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Sexual Assault Awareness Month recognized at New College

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Each year, New College actively participates in Sexual Assault Awareness Month (SAAM) with multiple activities for students to take part of throughout the month of April. With events such as lectures on supporting sexual assault survivors, building communication for a healthier sex life, educating students on sexual violence in the queer community, and Take Back the Night, students can learn and become more aware of sexual violence.

Thesis student Cassandra Corrado has been involved with SAAM at New College since 2012 and is currently the director for the Sexual Health and Relationship Education (SHARE) Center.

“During the summer after my first year, I interned with the Center for Sexual Pleasure and Health (The CSPH),” Corrado said. “While I was there, I started to read about reclaiming sexuality after sexual assault, and that spurred my interest in issues of sexual violence. During my second year, I undertook an ISP focused on research sexual violence prevention education curricula on college campuses, and used my research to plan SAAM 2013. From there, my interest continued to grow, and I interned as a victim advocate at SPARCC. Following graduation, I will be working with the national Take Back the Night organization to rebrand their national advocacy to be more inclusive and contemporarily relevant.”

In the 1970s, women in England began holding protests against violence they experienced as they walked the streets at night. These protests came to be known as Take Back the Night marches. Word soon spread to other countries, inspiring them to do the same and the protests grew.

In 1978, New York City and San Francisco held the first United States Take Back the Night marches and, over time, sexual assault awareness expanded to include problems with sexual violence against men, and their roles in helping end sexual assault. As sexual assault awareness evolved, October became another important month to recognize violence against women, with domestic violence becoming the central focus.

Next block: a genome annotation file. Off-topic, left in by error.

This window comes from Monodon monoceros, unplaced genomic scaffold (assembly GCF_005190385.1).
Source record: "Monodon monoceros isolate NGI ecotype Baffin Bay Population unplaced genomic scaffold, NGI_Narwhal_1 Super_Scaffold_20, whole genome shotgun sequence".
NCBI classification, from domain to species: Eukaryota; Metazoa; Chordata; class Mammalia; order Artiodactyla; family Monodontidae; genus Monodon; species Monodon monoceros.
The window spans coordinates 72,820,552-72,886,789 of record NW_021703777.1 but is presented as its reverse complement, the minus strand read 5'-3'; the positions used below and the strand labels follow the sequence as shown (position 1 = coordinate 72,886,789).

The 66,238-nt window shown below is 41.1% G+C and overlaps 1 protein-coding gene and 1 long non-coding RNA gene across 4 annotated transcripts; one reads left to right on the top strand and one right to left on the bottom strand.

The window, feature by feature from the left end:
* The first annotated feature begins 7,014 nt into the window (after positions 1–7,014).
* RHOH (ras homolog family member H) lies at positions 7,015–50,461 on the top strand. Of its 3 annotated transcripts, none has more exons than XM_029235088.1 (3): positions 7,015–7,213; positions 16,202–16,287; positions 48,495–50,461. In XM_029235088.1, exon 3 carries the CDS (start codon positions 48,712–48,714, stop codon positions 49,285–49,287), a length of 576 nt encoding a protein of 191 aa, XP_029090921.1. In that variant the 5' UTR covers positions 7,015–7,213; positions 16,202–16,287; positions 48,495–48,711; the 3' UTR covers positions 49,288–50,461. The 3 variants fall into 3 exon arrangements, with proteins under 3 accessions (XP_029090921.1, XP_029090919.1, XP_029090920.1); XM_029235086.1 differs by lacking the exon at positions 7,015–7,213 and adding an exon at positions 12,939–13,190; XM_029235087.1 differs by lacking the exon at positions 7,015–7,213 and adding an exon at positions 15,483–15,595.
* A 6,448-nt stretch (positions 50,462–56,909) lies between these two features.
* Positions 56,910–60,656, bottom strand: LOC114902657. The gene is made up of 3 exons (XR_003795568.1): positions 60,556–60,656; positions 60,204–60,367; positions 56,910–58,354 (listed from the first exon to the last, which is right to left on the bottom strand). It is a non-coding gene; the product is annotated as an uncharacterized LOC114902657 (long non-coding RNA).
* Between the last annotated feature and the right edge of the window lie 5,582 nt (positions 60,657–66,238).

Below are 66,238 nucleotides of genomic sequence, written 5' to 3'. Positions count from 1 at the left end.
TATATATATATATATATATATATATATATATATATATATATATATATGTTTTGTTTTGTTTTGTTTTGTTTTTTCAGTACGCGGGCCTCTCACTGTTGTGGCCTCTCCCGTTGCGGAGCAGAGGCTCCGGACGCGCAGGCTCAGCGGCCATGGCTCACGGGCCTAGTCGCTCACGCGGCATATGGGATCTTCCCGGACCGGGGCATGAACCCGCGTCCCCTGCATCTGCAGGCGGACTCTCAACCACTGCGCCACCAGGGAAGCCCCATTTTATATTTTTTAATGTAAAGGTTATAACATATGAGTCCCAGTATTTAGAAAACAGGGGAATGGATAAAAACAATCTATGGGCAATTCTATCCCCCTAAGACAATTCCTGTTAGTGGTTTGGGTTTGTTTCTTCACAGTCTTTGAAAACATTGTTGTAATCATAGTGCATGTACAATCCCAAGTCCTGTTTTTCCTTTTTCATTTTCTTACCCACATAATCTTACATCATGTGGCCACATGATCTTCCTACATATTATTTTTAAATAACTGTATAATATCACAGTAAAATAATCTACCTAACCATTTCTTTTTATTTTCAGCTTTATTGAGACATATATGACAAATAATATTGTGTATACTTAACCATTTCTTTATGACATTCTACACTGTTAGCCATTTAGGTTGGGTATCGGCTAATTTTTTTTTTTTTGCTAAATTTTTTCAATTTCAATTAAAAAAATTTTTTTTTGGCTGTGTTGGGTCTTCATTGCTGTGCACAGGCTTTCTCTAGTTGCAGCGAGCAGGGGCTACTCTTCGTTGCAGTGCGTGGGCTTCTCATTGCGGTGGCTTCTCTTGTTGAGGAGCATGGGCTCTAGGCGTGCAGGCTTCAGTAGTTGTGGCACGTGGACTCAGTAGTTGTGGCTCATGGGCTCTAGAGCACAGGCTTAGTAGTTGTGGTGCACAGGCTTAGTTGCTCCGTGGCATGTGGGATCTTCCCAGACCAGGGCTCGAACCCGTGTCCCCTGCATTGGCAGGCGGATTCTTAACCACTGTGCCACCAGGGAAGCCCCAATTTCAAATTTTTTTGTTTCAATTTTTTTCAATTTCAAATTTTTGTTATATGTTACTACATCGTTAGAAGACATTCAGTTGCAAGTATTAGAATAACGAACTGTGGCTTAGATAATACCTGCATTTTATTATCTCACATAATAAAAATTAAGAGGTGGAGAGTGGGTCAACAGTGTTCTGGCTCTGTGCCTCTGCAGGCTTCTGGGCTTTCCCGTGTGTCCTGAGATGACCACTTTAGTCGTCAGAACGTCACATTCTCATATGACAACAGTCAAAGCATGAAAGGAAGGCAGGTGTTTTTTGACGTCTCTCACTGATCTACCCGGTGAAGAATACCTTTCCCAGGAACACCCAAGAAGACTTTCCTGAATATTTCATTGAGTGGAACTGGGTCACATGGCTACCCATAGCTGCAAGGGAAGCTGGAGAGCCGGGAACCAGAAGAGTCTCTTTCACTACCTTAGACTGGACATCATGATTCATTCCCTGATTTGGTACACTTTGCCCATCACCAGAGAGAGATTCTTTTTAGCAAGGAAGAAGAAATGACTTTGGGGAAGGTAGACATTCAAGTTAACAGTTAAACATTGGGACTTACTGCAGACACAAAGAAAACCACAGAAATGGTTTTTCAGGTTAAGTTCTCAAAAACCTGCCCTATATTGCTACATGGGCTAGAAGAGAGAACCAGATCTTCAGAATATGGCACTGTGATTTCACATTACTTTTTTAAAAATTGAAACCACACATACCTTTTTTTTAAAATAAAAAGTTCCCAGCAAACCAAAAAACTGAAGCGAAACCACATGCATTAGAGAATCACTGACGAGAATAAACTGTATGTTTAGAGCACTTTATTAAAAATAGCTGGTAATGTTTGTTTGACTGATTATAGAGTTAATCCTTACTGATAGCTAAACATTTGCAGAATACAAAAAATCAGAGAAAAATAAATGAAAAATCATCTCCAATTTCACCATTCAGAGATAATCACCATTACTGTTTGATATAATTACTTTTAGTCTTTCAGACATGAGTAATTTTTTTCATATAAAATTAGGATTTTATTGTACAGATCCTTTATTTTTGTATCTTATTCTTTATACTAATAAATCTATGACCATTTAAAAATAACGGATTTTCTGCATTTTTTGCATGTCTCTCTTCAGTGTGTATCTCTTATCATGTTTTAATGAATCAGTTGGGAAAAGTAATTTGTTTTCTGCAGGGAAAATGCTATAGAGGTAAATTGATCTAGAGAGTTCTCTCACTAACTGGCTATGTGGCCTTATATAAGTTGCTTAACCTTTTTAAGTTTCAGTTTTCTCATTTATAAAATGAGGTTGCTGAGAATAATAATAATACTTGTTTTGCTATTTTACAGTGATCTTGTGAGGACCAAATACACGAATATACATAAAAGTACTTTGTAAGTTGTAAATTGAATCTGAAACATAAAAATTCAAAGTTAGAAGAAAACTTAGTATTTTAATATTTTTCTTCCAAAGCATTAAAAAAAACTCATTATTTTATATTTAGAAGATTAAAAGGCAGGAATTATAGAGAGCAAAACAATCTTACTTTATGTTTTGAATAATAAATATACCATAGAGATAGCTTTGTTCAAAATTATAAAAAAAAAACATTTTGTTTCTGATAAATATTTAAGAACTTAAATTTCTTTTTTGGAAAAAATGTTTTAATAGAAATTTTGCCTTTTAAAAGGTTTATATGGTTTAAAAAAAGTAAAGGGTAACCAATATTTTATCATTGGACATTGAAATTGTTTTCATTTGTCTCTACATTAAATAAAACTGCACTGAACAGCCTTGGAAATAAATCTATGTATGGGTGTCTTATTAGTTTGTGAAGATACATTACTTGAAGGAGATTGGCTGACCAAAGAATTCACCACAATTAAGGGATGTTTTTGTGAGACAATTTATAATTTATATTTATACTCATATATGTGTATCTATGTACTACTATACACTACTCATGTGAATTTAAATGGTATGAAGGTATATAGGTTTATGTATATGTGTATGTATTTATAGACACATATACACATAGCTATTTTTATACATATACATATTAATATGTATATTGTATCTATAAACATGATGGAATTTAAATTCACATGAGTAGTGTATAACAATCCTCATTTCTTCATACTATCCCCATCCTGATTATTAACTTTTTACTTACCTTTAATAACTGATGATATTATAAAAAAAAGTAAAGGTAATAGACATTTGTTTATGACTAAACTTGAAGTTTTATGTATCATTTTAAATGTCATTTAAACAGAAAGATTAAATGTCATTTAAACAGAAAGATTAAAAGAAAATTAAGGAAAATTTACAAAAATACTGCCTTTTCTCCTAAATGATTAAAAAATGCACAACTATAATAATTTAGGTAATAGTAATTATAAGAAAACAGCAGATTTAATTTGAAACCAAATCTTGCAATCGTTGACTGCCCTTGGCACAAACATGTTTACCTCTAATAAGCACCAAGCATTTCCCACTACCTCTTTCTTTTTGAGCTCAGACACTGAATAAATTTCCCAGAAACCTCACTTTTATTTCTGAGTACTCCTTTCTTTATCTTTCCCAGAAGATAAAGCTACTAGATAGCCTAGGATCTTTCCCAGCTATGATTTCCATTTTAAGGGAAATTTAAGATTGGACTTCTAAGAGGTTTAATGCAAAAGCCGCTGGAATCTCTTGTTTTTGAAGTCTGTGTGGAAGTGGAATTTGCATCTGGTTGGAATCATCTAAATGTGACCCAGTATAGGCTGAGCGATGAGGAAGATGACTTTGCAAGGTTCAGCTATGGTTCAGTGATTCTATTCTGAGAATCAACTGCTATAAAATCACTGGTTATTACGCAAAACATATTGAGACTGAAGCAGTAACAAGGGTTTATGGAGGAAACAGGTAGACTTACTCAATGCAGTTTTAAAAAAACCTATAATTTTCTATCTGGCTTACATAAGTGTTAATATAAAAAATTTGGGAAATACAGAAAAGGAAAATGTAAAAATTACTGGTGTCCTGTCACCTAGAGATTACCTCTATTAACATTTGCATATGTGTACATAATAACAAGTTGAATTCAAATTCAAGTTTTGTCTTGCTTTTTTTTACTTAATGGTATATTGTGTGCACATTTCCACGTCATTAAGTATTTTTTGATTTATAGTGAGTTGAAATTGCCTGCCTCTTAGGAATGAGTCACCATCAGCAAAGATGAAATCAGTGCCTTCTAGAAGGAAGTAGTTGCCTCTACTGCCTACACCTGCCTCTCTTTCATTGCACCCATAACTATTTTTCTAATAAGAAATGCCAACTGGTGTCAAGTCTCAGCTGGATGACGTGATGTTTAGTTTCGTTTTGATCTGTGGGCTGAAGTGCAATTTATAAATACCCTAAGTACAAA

At first, activists only wanted a week for sexual assault awareness. In the 1980s, the National Coalition Against Sexual Assault polled state sexual assault alliances to designate a week for Sexual Assault Awareness Week, and finally a week was selected in April. Some advocates held sexual violence events throughout the month of April and by the late 1990s, it was usual for sexual assault awareness activities to be seen throughout the month of April, subsequently calling for a national month.

The United States first nationally observed SAAM on April 1, 2001. Since then, the National Sexual Violence Resource Center (NSVRC) advocates for national unity for SAAM events.

“I hope that SAAM continues to grow here at New College, particularly in its inclusivity,” Corrado said.  “We try to have events focused on populations that are often marginalized, but we haven’t been able to have events about men as survivors or about child abuse, because no one on our committee has ever had the expertise to lead those workshops, and if we have had someone who could, they aren’t comfortable doing that. I hope that in the following years we have people who are able to do those events, because they’re very important. Nationally, I would love to see SAAM get more attention outside of activist communities. Even within activist communities, sexual violence is often silenced, and we can’t hope for a society free of sexual violence without people speaking up in support of survivors.”

Information taken from nsvrc.org

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